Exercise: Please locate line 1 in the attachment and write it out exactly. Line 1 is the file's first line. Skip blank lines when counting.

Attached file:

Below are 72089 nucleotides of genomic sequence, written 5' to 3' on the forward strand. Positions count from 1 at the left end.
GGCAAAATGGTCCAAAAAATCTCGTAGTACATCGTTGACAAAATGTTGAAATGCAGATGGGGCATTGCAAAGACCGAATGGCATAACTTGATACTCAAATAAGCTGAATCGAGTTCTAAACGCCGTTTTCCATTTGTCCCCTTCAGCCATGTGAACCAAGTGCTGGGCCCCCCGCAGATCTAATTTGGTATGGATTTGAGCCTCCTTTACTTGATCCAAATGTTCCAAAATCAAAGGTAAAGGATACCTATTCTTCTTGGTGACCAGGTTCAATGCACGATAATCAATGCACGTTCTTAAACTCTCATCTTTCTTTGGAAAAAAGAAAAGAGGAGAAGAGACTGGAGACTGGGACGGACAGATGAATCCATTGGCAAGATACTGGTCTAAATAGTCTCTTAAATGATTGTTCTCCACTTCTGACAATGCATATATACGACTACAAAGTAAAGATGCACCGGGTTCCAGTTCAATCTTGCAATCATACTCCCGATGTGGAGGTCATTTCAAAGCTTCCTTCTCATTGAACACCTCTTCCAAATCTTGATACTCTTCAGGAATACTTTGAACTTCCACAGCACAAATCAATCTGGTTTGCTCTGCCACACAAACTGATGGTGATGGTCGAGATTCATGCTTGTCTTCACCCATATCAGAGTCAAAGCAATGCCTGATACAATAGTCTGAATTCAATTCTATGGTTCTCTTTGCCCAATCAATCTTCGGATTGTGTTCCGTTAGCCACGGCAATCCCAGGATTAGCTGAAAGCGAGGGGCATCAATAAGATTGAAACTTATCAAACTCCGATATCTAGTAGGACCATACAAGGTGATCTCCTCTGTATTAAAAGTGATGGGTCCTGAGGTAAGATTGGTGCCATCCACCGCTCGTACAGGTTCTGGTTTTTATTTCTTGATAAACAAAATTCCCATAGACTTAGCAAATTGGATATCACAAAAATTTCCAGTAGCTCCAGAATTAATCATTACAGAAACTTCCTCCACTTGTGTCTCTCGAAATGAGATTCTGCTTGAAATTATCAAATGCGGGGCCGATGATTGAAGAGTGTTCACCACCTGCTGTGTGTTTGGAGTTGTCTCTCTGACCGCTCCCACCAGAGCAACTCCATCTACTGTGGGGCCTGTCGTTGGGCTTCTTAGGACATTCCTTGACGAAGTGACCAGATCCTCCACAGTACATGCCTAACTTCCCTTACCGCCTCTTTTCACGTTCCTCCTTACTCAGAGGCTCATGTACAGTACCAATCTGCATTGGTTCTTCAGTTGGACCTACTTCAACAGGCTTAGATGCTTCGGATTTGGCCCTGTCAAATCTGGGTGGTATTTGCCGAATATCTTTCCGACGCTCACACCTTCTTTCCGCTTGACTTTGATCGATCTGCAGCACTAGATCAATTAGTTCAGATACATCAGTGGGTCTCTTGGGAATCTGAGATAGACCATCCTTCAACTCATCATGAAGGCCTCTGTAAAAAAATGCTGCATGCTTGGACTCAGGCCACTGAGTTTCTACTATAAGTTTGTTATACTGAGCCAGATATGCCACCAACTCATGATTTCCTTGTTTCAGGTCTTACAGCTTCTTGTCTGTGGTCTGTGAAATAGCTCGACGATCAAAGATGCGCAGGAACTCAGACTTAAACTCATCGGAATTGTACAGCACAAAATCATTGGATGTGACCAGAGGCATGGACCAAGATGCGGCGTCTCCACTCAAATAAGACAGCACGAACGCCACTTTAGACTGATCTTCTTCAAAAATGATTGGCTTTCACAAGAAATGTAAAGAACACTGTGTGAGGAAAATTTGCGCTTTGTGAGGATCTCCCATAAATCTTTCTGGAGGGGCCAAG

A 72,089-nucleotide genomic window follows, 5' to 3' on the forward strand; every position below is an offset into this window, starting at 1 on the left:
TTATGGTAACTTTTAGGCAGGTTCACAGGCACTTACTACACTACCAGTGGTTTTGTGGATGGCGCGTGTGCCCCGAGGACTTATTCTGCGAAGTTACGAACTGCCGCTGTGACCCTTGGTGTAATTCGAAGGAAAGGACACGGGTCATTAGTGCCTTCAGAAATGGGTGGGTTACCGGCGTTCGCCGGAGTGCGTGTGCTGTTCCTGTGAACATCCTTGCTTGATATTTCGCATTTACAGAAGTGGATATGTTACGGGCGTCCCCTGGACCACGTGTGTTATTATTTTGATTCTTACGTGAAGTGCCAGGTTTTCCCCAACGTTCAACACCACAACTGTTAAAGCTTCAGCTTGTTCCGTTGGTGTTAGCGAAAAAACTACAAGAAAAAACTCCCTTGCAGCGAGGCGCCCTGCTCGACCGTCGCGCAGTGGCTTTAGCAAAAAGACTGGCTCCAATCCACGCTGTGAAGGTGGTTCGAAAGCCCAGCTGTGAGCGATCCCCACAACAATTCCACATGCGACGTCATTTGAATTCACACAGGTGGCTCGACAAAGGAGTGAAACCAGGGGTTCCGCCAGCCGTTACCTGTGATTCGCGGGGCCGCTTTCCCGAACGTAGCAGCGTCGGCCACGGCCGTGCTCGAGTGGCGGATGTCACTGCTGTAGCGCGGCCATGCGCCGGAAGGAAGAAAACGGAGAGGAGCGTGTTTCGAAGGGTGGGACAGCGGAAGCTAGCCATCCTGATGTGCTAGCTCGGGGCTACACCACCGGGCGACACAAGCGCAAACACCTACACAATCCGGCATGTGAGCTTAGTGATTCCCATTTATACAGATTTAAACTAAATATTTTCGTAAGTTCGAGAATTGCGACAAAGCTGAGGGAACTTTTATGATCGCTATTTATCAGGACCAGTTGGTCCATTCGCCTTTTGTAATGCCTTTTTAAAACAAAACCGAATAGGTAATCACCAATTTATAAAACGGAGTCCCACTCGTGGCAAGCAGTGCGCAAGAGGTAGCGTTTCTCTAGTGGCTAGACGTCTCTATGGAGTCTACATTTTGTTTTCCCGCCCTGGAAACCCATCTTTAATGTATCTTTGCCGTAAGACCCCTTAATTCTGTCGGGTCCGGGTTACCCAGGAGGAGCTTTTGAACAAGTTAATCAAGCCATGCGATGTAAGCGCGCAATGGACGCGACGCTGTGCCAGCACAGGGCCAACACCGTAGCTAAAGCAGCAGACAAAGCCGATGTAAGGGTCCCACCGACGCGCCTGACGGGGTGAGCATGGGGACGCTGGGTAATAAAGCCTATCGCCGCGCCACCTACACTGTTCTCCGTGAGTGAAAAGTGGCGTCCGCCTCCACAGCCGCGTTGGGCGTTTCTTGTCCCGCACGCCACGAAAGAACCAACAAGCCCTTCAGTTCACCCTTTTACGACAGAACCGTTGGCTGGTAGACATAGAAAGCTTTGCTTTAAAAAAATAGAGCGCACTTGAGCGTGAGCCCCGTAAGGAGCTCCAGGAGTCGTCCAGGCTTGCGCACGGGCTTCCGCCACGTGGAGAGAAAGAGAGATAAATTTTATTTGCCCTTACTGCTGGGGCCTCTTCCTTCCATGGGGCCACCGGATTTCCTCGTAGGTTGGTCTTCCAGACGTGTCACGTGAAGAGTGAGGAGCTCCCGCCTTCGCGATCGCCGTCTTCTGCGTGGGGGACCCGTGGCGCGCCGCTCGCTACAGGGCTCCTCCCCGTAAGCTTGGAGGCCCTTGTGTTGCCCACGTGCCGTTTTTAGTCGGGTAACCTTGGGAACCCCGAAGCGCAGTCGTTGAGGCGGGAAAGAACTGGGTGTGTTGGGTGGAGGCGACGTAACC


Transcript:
Below are 72089 nucleotides of genomic sequence, written 5' to 3' on the forward strand. Positions count from 1 at the left end.